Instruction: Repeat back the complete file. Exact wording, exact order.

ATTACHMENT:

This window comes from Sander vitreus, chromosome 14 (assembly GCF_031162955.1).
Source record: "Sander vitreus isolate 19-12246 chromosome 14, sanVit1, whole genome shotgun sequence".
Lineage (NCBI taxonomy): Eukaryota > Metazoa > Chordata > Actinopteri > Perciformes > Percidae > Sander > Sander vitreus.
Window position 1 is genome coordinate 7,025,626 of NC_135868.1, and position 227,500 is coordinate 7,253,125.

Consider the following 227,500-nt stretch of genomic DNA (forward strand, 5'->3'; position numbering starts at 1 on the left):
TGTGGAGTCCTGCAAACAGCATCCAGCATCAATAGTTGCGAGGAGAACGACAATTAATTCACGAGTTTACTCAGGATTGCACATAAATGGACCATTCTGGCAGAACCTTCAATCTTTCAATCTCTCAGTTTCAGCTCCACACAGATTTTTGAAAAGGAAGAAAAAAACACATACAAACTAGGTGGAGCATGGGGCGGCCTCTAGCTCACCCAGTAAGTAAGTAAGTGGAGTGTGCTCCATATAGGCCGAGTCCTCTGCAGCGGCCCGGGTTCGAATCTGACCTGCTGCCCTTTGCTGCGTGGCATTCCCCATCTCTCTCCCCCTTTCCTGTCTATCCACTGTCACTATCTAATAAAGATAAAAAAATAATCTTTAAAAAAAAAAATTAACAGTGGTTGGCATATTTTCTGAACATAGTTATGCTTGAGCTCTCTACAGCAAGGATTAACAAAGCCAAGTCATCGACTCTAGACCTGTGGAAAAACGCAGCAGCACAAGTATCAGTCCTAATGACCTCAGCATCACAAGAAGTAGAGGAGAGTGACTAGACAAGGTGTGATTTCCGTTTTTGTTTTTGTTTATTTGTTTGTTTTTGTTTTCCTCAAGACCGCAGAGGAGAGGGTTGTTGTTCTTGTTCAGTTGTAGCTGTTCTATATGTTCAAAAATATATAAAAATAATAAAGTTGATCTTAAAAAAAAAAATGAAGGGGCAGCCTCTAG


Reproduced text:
This window comes from Sander vitreus, chromosome 14 (assembly GCF_031162955.1).
Source record: "Sander vitreus isolate 19-12246 chromosome 14, sanVit1, whole genome shotgun sequence".
Lineage (NCBI taxonomy): Eukaryota > Metazoa > Chordata > Actinopteri > Perciformes > Percidae > Sander > Sander vitreus.
Window position 1 is genome coordinate 7,025,626 of NC_135868.1, and position 227,500 is coordinate 7,253,125.

Consider the following 227,500-nt stretch of genomic DNA (forward strand, 5'->3'; position numbering starts at 1 on the left):
TGTGGAGTCCTGCAAACAGCATCCAGCATCAATAGTTGCGAGGAGAACGACAATTAATTCACGAGTTTACTCAGGATTGCACATAAATGGACCATTCTGGCAGAACCTTCAATCTTTCAATCTCTCAGTTTCAGCTCCACACAGATTTTTGAAAAGGAAGAAAAAAACACATACAAACTAGGTGGAGCATGGGGCGGCCTCTAGCTCACCCAGTAAGTAAGTAAGTGGAGTGTGCTCCATATAGGCCGAGTCCTCTGCAGCGGCCCGGGTTCGAATCTGACCTGCTGCCCTTTGCTGCGTGGCATTCCCCATCTCTCTCCCCCTTTCCTGTCTATCCACTGTCACTATCTAATAAAGATAAAAAAATAATCTTTAAAAAAAAAAATTAACAGTGGTTGGCATATTTTCTGAACATAGTTATGCTTGAGCTCTCTACAGCAAGGATTAACAAAGCCAAGTCATCGACTCTAGACCTGTGGAAAAACGCAGCAGCACAAGTATCAGTCCTAATGACCTCAGCATCACAAGAAGTAGAGGAGAGTGACTAGACAAGGTGTGATTTCCGTTTTTGTTTTTGTTTATTTGTTTGTTTTTGTTTTCCTCAAGACCGCAGAGGAGAGGGTTGTTGTTCTTGTTCAGTTGTAGCTGTTCTATATGTTCAAAAATATATAAAAATAATAAAGTTGATCTTAAAAAAAAAAATGAAGGGGCAGCCTCTAG